America is facing an unprecedented labor shortage. Here are 3 things we can do to fix it.


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America is in the midst of the worst labor shortage in recent history.

Many have heard the stories of employers offering bonuses and higher salaries in a desperate attempt to fill vacancies. Many have experienced delays at restaurants or stores with staff shortages. Others have had their flights delayed or canceled because there are not enough baggage handlers, TSA agents, pilots or flight attendants.

The magnitude of this labor shortage is indeed unprecedented. Data from the St. Louis Federal Reserve indicates the highest number of job openings on record in 2022. In addition, the employment rate remains a full percentage point below pre-COVID-19 levels, which translates into 3 million fewer employees in the current economy.


This is a problem that deserves our attention. A labor shortage can undermine GDP growth, fuel inflation and stifle productive innovation and investment. In addition, a strong and healthy workforce is needed to sustain the Medicare and Social Security benefits that millions of seniors depend on.

Travelers arrive at Detroit Metropolitan Wayne County Airport (DTX) in Romulus, Michigan, USA on Saturday, June 12, 2021. The acting head of the TSA reportedly warns that 131 of the largest airports in the US are likely to face staff shortages this month as air traffic begins to pick up amid the country’s recovery from Covid-19. Photographer: Matthew Hatcher/Bloomberg via Getty Images

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While there is no panacea, there are a handful of steps Congress, local governments, and this administration can take now to boost workforces and give our economy a much-needed boost.

First, our country needs to address the growing mismatch between the skills needed to fill vacancies and those available to job seekers. The skills gap, as this phenomenon has come to be known, is especially prevalent in engineering jobs that require more than a high school diploma but less than a four-year bachelor’s degree—think software programmers, hospital technicians, HVAC specialists, and so on.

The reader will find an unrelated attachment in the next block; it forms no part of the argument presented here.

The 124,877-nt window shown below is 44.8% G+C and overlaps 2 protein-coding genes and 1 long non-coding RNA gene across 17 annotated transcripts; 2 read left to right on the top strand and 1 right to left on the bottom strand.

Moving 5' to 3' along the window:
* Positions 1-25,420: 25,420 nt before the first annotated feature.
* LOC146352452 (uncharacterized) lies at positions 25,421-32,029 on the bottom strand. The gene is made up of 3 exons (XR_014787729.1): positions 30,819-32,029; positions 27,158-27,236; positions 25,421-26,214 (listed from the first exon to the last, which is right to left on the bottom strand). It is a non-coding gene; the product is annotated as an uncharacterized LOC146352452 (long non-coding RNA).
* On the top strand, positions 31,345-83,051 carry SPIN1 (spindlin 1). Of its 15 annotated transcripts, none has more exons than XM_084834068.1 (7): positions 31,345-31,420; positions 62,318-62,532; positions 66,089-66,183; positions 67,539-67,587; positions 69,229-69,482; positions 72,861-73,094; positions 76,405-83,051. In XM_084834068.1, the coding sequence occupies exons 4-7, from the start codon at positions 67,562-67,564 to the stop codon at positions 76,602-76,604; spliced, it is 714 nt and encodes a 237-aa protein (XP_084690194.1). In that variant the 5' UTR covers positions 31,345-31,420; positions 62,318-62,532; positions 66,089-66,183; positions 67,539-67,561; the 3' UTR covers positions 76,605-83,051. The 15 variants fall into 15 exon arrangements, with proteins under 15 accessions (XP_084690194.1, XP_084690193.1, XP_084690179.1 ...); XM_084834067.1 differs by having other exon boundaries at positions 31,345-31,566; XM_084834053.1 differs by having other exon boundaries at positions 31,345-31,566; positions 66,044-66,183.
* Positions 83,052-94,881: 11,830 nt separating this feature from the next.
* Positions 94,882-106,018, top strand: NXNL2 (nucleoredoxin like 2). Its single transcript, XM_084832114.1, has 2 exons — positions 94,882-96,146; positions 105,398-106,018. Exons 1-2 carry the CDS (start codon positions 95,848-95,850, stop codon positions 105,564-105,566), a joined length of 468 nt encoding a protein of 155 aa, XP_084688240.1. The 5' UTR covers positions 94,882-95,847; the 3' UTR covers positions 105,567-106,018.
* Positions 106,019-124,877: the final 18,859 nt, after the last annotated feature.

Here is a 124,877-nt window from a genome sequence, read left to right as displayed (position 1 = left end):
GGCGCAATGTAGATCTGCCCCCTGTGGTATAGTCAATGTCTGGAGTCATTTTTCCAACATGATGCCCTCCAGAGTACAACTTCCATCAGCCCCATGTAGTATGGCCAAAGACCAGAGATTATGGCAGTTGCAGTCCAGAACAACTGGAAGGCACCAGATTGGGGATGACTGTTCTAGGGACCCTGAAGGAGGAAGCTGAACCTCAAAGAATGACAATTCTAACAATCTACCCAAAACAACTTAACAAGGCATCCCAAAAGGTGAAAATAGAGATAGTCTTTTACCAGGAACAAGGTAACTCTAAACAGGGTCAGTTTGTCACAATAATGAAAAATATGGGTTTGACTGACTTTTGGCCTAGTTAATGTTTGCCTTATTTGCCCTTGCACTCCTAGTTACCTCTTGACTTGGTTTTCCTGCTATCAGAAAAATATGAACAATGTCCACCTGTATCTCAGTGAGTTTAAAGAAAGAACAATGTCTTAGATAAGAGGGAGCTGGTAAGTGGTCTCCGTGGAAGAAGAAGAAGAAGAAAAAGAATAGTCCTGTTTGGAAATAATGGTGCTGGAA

These are generally high-paying jobs that offer solid benefits, and the skills they require can be acquired through staff training programs at local community colleges and technical schools. We need to make these programs more accessible to Americans who want to use them.

A proposal from Senators Rob Portman, R-OH, and Tim Kaine, D-VA, will do just that. Their bill, The JOBS Act, would allow Pell Grants to be used in technical schools and community colleges, providing countless Americans with the training they need to fill in-demand jobs that help fuel our economy. Congress should pass this legislation without delay.

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Second, Medicaid work requirements should be considered for able-bodied adults without dependents. Medicaid was founded nearly 60 years ago to provide free or heavily subsidized health care to impoverished women and children, the disabled, and seniors in nursing homes who cannot afford the cost of long-term care. In 2010, Obamacare expanded Medicaid eligibility to healthy working-age adults living at or slightly above the poverty line. Since then, Medicaid enrollments have risen to more than 75 million.

With more than 10 million unfilled jobs, non-elderly, non-disabled adult Medicaid recipients can be required to work, seek employment or pursue educational opportunities in exchange for their taxpayer-funded benefits. This would help put more than a million Americans into employment and on the road to self-sufficiency.


Third, local and state legislatures should look closely at reducing or eliminating cumbersome and unnecessary professional licensing requirements that do not really promote public safety. About one-third of U.S. workers must be licensed by the government to legally provide goods or services for a fee, and individual states monitor these rules. While licensing makes sense for doctors and pilots, there seems little reason to force florists, interior designers, estheticians, and tour guides to pay hundreds or thousands of dollars and attend comprehensive educational programs as a prerequisite for employment. Indeed, many of these professional licensing requirements in place today have become barriers to entry that restrict competition.

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America is home to the most productive, innovative and resourceful workforce in the world. They are the backbone of our economy and the source of our national prosperity. Their work ethic, grit and ingenuity will continue to propel us into the future.


However, we must not lose sight of the fact that these men and women are also severely affected by the national labor shortage. Far too many Americans are forced to work harder and longer to make up for the labor shortage.

It is time for leaders to tackle this national problem head-on by implementing policies at every level of government to create opportunity, remove red tape and strengthen the American workforce.